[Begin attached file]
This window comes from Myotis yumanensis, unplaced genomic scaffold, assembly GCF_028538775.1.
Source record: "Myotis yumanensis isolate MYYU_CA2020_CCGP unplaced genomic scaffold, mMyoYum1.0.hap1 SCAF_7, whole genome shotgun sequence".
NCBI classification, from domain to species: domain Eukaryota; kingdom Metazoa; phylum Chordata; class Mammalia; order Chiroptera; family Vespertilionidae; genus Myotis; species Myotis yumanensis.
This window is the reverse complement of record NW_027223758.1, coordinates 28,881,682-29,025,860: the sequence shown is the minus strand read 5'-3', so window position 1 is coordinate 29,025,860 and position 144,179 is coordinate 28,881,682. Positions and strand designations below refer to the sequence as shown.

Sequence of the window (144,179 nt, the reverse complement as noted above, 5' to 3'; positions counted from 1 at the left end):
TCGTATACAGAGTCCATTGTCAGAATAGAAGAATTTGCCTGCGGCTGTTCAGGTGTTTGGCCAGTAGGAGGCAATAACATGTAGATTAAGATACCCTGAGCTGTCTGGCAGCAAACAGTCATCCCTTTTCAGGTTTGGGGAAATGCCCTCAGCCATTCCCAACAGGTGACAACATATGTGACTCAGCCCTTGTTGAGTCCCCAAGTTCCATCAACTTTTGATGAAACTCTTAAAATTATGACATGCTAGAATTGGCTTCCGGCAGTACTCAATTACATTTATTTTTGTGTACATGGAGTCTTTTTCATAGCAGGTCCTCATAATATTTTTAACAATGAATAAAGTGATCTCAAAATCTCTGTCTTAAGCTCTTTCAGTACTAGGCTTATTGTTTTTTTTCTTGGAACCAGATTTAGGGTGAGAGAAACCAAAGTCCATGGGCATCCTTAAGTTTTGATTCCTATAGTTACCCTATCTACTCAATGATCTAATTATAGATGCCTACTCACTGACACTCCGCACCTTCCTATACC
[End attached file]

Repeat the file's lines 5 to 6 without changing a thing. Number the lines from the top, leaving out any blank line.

Sequence of the window (144,179 nt, the reverse complement as noted above, 5' to 3'; positions counted from 1 at the left end):
TCGTATACAGAGTCCATTGTCAGAATAGAAGAATTTGCCTGCGGCTGTTCAGGTGTTTGGCCAGTAGGAGGCAATAACATGTAGATTAAGATACCCTGAGCTGTCTGGCAGCAAACAGTCATCCCTTTTCAGGTTTGGGGAAATGCCCTCAGCCATTCCCAACAGGTGACAACATATGTGACTCAGCCCTTGTTGAGTCCCCAAGTTCCATCAACTTTTGATGAAACTCTTAAAATTATGACATGCTAGAATTGGCTTCCGGCAGTACTCAATTACATTTATTTTTGTGTACATGGAGTCTTTTTCATAGCAGGTCCTCATAATATTTTTAACAATGAATAAAGTGATCTCAAAATCTCTGTCTTAAGCTCTTTCAGTACTAGGCTTATTGTTTTTTTTCTTGGAACCAGATTTAGGGTGAGAGAAACCAAAGTCCATGGGCATCCTTAAGTTTTGATTCCTATAGTTACCCTATCTACTCAATGATCTAATTATAGATGCCTACTCACTGACACTCCGCACCTTCCTATACC